Allow me to introduce you to one of the most charming and enigmatic musicians to ever exist in modern Nigerian history. Area Scatter was a transvestite who roamed the streets of 1970s Eastern Nigeria, playing melodic music with her ornamental thumb piano, singing in a rich, smooth voice and moving her body in an unusual yet fascinating manner. She was, by all means, the first and one of the few Nigerian transvestites to appear in mainstream media. Strikingly though, she was widely accepted at the time, in the deeply wounded country which was still fresh out of a deadly civil war.
As a young child growing up in Southern Nigeria with parents heavily influenced by the East, I was often told of the 20th-century show, Ukonu’s Club. Elders declared that nothing on modern TV could ever compare, even likening TV of the 21st century to various forms of garbage. Ukonu’s club has been labeled the best of its time and included a cast of some of the most notable African legends such as the late Christy Essein and Mazi Ukonu himself. My father taught me the few songs he could remember while reminiscing about the various characters who made the show the success it was. One name that always stood out, however, was that of Area Scatter. I assumed the person in question was a problematic individual. Perhaps one who frequently left a room in states of disarray and picked fights for all the wrong reasons.
In many ways, I was right. The term is commonly used to describe such people. However, I soon came to realize the original “Area Scatter” was so much more than that. Legend has it that she was a civil servant in the old days when Nigeria was still brimming with hope and jobs were by far greater than graduates. The good ol’ days, before large-scale corruption and dishonesty, became a thing. She is said to have disappeared into the wilderness as a man at some point during the years of the war, only to re-emerge 7 months and 7 days later, as a beautifully adorned woman. She claimed that during this period, the gods endowed her with supernatural powers which she used to enhance her musical talent and become more feminine. Outlandish? Maybe. But it made for a great backstory which is always welcomed in show business. As any humorous Nigerian would say, all na packaging.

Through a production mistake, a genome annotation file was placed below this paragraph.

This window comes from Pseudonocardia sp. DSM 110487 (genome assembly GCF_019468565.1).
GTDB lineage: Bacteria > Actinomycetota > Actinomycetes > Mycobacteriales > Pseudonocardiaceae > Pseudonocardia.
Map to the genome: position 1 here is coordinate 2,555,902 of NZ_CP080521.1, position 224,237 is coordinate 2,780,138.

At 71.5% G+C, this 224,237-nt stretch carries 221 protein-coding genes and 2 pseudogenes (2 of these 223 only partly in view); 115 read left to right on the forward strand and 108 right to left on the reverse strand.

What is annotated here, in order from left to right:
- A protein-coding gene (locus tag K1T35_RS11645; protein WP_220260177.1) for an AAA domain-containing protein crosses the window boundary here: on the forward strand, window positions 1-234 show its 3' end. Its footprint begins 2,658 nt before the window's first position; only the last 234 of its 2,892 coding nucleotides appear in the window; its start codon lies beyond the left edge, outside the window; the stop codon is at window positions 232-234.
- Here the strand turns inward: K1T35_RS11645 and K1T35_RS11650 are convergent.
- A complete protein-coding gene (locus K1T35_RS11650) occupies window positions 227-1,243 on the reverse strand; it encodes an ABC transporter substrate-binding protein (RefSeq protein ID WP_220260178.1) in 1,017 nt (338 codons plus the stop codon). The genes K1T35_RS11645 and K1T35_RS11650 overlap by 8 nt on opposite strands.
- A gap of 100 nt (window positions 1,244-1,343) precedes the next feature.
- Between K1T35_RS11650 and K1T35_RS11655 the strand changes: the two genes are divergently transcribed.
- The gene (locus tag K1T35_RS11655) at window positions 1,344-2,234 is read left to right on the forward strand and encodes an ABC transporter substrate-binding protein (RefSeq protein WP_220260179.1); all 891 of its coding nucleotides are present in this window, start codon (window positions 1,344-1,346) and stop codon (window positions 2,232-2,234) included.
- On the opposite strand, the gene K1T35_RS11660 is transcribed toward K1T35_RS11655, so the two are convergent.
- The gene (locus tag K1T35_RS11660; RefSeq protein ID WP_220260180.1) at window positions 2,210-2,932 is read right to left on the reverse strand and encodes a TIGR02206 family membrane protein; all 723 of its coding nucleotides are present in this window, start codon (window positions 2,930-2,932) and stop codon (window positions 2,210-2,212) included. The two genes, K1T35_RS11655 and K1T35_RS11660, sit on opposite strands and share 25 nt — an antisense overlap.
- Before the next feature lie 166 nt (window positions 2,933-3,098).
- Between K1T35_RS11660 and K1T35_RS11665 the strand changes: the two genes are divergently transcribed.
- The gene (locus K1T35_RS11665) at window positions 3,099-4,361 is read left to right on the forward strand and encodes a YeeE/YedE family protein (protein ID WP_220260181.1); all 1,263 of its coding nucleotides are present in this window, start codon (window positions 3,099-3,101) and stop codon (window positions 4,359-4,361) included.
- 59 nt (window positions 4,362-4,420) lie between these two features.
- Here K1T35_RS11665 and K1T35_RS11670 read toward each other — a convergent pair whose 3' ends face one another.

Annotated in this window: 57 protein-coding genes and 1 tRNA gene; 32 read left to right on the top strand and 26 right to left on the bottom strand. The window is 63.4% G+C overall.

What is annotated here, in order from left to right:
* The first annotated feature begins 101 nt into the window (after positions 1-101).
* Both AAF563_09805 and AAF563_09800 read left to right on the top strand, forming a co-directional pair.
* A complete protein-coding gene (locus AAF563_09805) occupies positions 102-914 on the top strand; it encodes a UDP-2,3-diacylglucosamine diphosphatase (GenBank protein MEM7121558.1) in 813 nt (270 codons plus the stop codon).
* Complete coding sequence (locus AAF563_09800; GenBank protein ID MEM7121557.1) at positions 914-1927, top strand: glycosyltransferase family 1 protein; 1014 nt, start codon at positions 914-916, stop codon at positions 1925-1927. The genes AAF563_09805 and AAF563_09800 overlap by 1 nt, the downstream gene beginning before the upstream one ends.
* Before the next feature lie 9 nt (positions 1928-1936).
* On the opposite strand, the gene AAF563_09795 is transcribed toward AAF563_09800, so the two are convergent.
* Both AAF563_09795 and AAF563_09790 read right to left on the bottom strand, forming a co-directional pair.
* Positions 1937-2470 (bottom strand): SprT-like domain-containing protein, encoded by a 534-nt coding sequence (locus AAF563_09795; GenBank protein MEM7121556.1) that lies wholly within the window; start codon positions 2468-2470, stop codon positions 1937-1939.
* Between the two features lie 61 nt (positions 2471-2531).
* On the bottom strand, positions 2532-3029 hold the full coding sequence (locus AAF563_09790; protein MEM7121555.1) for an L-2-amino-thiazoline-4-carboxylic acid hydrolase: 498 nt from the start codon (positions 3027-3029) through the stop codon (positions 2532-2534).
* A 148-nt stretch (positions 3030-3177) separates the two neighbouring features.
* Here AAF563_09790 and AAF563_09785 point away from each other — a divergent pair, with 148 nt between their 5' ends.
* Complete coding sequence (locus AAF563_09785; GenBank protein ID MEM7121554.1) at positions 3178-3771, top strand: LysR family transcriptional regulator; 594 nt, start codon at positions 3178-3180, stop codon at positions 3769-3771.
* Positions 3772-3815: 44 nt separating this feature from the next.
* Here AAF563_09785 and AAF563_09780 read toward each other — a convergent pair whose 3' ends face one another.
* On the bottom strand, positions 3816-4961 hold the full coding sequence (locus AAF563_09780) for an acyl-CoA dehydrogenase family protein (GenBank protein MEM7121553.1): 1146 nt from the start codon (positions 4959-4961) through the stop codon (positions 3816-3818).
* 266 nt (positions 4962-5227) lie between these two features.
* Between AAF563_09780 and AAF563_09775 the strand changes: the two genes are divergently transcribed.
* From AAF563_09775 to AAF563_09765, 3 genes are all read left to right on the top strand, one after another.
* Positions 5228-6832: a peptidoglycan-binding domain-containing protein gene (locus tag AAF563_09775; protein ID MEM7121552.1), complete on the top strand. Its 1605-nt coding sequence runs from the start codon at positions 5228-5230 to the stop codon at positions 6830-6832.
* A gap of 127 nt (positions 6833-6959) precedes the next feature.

Scatter as I shall now call her, sold herself so amply that she was invited to perform for various royals all over Eastern Nigeria, ranging from Abia to far Enugu until she landed a gig on arguably the most popular TV show at the time, Ukonu’s Club. I wonder though, would Scatter have been accepted in the deeply religious Nigeria of today? It seems the more we abandon our indigenous way of life, the less eccentricity we tolerate among us. For all we know, Scatter could have been gay, trans or non-binary, but I doubt anyone cared back then. It did not matter. She was not a thief, neither did she murder people.
In the video attached, Scatter is gazed upon by the elders in council (a group of men who are viewed as the masculine pillars of every Eastern township) with what I can only describe as yearning and desire. Maybe longing and lust to be with her? Or envy and aspiration to be like her? Even the Igwe – the king, seemed enamored by her performance. I cannot help but ask if these strain of men would look at Scatter the same way today? Could an Area Scatter even stand a chance at universal acceptance now? Well, no need to speculate on the answers in a country where homosexuality recently became a crime and carries the same prison sentence as rape.
Area Scatter was one of the very few Nigerian men (later woman) who publicly shattered gender boundaries and portrayed a somewhat accurate representation of its fluidity. It takes but a moment during the fertilization of an egg, for the biological system to randomly determine the sexual morphology of a fetus, thereby changing the direction of its life forever. Even more so if they are lucky or unlucky enough to be born into a patriarchal society like Nigeria. However, in my opinion, attitudes and behavioral characteristics of the two sexes have more to do with cultural influences rather than just basic biology. And in recent times, the Nigerian societal and gender norms have been guided mostly by religion than anything else. Thus, an Area Scatter in 2018 would be generally scorned at and labeled as sinful.
Where is Area Scatter today, you may wonder. Well, nobody knows. Who can blame her though? The Nigeria of today would taunt and mock her, maybe even throw a tire around her neck for good measures. The rumor mongers claim she died in an auto crash on the Port Harcourt – Owerri Express Road many years ago but nobody seems to know exactly when. Nevertheless, there is still the glimmer of hope that Scatter could still be strolling among us to this day.
This article was first published by The Wistul Nigerian, and written by Dawuta.